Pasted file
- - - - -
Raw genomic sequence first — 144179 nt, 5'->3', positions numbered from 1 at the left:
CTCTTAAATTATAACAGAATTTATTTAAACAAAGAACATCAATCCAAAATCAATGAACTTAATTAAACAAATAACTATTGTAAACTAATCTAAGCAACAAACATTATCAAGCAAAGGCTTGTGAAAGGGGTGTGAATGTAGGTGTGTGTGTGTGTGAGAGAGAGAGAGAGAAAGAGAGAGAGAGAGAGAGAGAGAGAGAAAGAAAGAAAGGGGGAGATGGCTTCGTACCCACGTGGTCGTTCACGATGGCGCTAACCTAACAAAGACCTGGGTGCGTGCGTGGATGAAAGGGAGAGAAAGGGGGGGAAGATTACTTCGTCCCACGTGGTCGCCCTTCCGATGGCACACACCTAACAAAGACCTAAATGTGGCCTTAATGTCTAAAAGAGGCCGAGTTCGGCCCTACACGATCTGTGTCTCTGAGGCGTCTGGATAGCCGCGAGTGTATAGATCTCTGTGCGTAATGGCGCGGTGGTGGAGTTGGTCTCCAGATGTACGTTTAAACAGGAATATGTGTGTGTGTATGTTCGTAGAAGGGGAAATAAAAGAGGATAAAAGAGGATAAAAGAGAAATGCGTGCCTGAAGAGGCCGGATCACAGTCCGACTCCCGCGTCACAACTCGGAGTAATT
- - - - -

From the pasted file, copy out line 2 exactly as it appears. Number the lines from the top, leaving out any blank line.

CTCTTAAATTATAACAGAATTTATTTAAACAAAGAACATCAATCCAAAATCAATGAACTTAATTAAACAAATAACTATTGTAAACTAATCTAAGCAACAAACATTATCAAGCAAAGGCTTGTGAAAGGGGTGTGAATGTAGGTGTGTGTGTGTGTGAGAGAGAGAGAGAGAAAGAGAGAGAGAGAGAGAGAGAGAGAGAAAGAAAGAAAGGGGGAGATGGCTTCGTACCCACGTGGTCGTTCACGATGGCGCTAACCTAACAAAGACCTGGGTGCGTGCGTGGATGAAAGGGAGAGAAAGGGGGGGAAGATTACTTCGTCCCACGTGGTCGCCCTTCCGATGGCACACACCTAACAAAGACCTAAATGTGGCCTTAATGTCTAAAAGAGGCCGAGTTCGGCCCTACACGATCTGTGTCTCTGAGGCGTCTGGATAGCCGCGAGTGTATAGATCTCTGTGCGTAATGGCGCGGTGGTGGAGTTGGTCTCCAGATGTACGTTTAAACAGGAATATGTGTGTGTGTATGTTCGTAGAAGGGGAAATAAAAGAGGATAAAAGAGGATAAAAGAGAAATGCGTGCCTGAAGAGGCCGGATCACAGTCCGACTCCCGCGTCACAACTCGGAGTAATT